The example assembly 10 operates where the ambient environment 36 is at or near the vacuum of space. The example evaporant 46 is water as it is a weight efficient evaporant with a latent heat of 1000 BTU/lb (2326.000 J/kg). In vehicles and devices that operate in such extreme environments, weight and space must be allocated in the most efficient manner. Therefore the favorable latent heat to weight properties of water provides the desired efficiencies. However, the operating environment is at or near the triple point of water with temperatures at the relatively low temperature of around 32-36 F.° (0-2 C.°), with pressures approaching zero. At the example operating temperatures water will freeze at pressures below 0.089 psia. For this reason, pressures within each of the heat exchangers 12, 14 and 16 must be kept above such a pressure to prevent freezing.
Liquid water evaporant 46 entering each of the heat exchangers 12, 14, and 16 is vaporized by heat from the heat transfer medium 44. Each of the heat exchangers 12, 14, 16 provides for expansion of the vaporized evaporant to maintain a desired pressure above the triple point pressure. The vapor is then exhausted through exhaust ports 50 as water vapor 34. The increase in pressure caused by the vaporization of the water evaporant is utilized to maintain pressures above the triple point pressure that causes water to freeze.
As appreciated, the temperature or heat load into the heat exchanger assembly 10 varies during operation. Incoming heat transfer fluid 44 at lower temperatures will not vaporize evaporant 46 at levels encountered with higher heat transfer medium temperatures. The resulting reduction in vaporized evaporant additionally reduces pressure within each of the heat exchangers 12, 14, 16. In the environment in which the example system operates, such a reduction in pressure can result in freezing of liquid evaporant within the heat exchangers 12, 14, and 16.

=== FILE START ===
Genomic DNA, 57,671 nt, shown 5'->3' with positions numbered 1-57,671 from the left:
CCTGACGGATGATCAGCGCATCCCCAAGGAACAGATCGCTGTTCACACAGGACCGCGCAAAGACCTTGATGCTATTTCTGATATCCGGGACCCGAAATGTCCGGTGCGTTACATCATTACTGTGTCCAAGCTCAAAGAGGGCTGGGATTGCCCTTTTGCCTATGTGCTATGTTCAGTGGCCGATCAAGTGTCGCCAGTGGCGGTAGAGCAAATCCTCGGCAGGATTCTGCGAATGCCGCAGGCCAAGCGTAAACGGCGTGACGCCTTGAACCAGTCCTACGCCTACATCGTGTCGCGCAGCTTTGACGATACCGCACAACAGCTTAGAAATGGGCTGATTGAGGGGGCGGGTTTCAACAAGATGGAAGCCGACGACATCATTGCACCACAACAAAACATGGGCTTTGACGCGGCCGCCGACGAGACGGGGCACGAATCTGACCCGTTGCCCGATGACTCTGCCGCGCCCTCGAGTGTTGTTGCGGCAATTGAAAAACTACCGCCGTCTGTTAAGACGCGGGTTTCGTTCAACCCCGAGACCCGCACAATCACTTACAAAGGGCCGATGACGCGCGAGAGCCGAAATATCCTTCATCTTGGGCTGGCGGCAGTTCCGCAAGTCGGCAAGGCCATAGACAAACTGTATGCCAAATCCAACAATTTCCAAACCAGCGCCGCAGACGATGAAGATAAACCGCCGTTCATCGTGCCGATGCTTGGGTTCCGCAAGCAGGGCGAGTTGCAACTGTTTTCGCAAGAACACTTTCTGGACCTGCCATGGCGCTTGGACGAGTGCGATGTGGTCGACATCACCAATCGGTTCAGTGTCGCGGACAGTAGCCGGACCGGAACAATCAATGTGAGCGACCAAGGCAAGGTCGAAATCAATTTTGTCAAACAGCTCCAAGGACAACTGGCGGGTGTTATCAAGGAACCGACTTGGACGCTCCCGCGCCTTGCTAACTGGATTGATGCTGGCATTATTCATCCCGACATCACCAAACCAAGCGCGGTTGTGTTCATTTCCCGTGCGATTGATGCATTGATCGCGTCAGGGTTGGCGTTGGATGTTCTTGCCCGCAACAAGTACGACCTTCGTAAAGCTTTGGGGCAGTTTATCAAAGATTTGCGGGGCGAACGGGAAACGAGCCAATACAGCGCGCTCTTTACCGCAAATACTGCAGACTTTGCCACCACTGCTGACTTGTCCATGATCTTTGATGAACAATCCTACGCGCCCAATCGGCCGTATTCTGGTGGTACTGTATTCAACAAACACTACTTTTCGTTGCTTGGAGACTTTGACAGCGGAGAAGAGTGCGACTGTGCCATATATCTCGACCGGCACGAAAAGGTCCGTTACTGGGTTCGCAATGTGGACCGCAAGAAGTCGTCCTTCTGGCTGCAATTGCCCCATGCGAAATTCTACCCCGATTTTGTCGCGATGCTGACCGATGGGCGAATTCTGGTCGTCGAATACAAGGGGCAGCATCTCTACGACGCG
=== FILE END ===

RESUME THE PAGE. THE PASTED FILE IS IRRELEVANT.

The example system accommodates such temperature fluctuations by tailoring heat load capacity such that pressure within each of the heat exchangers remains above the triple point pressure. Heat load capacity is controlled by adjusting the flow of water evaporant 46 separately to each of the heat exchangers 12, 14, 16 such that the vaporization of the water evaporant produces the desired pressures at each of the outlets 50.
The assembly 10 includes valves 20, 22, and 24 selectively actuated by a controller 48 to control water evaporant 46 flow to each corresponding heat exchanger 12, 14, 16. An inlet temperature sensor 52 communicates temperature information indicative of the temperature of incoming heat transfer medium 44. An outlet temperature sensor 54 communicates information indicative of outlet temperature of the heat transfer medium. The valves 20, 22, and 24 feed evaporant through a variable control valve 26.
The heat exchangers 12, 14, and 16 are orientated to receive the heat transfer medium in series. Heat transfer medium from the first heat exchanger 12 enters the second heat exchanger 14, which in turn enters the third heat exchanger 16. Combining the heat exchangers 12, 14, 16 in series results in an overall increase in turndown capacity. In the example heat exchanger assembly, each of the evaporative heat exchangers 12, 14, 16 operate at a turndown range of 1.5:1. Combining the three provides a turndown range of 3.38:1. ((1.5*1.5*1.5) =3.38:1). When less turndown range is required due to lower temperatures of the heat transfer medium 44, one or a combination of the heat exchangers 12, 14, 16 is deactivated by closing the corresponding one of the control valves 20, 22, 24. Further, each of the heat exchangers 12, 14 and 16 can provide different turndown ranges that when operated together, or in various combinations tailor heat turndown to current conditions.